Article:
When I am working with the tarot my main goal is to burn an image, just one image, in the person’s mind so she can recall that image at the precise moment, eliciting a series of emotional and physical responses. Psychiatrist Milton Erickson was very good at ‘re-routing’ people into a normal baseline behavior that had to do with becoming functional again. He didn’t subscribed to any psychological school or theory, and he rarely cared about the patient’s childhood, past traumas, etc. More often than not he felt that there was no point on dwelling in the client’s past. So, by small direct and indirect adjustments he was able to bring the patient back to his/her normal functioning. We tend to frown upon the idea of ‘normal’, just as we don’t like to talk morals, as if both ideas imply surrendering our individuality or uniqueness, but by normal he meant being able to function in society, something that is very much in tune with returning to a “sense of self” but also includes a sense of the other. I bring all this up because I wonder if, instead of exploring these images in a “how does that makes you feel” kind of way, as some people does, it may be a lot more precise, and useful for the client, to simply acknowledge the moral layer that the whole tarot tale brings about. And then again I wonder if such moral layer, corresponding with the quadriga exegesis, is something that can be seen as exclusive of the Tarot de Marseille, or all pre-Gébelin tarots, and it has been somehow overlooked since.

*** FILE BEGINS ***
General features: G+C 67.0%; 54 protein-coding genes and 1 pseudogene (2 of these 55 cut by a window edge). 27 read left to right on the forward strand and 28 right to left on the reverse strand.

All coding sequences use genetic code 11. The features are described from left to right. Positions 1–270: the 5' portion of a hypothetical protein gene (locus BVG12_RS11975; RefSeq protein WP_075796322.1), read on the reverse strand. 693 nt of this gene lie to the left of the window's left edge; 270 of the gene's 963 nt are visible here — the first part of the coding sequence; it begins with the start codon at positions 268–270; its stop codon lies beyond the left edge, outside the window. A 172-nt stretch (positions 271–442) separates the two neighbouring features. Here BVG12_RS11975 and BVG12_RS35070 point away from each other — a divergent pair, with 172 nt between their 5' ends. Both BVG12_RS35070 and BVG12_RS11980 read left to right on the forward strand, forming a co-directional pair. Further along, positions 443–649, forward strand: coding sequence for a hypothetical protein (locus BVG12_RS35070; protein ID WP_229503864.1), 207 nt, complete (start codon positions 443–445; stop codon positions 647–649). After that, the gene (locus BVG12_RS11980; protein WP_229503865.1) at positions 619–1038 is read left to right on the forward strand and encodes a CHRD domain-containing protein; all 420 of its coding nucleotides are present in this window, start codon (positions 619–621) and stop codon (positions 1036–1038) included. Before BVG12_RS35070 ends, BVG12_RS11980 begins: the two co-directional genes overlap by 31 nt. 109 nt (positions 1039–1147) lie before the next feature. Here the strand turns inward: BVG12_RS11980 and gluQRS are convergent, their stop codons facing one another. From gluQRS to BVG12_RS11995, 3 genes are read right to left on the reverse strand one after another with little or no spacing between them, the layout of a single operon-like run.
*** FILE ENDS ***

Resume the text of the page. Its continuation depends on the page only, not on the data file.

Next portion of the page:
Best,



EE
What’s honeymoon salad? Lettuce alone
Don’t look now, mayonnaise is dressing!

Re: Use of Tarot de Marseille as a divinatory tool ???

#36
Marcei,
Marcei wrote:from my point of view, the same beauty of simplicity, proportion and balance can be applied to the moral dimension of a reading.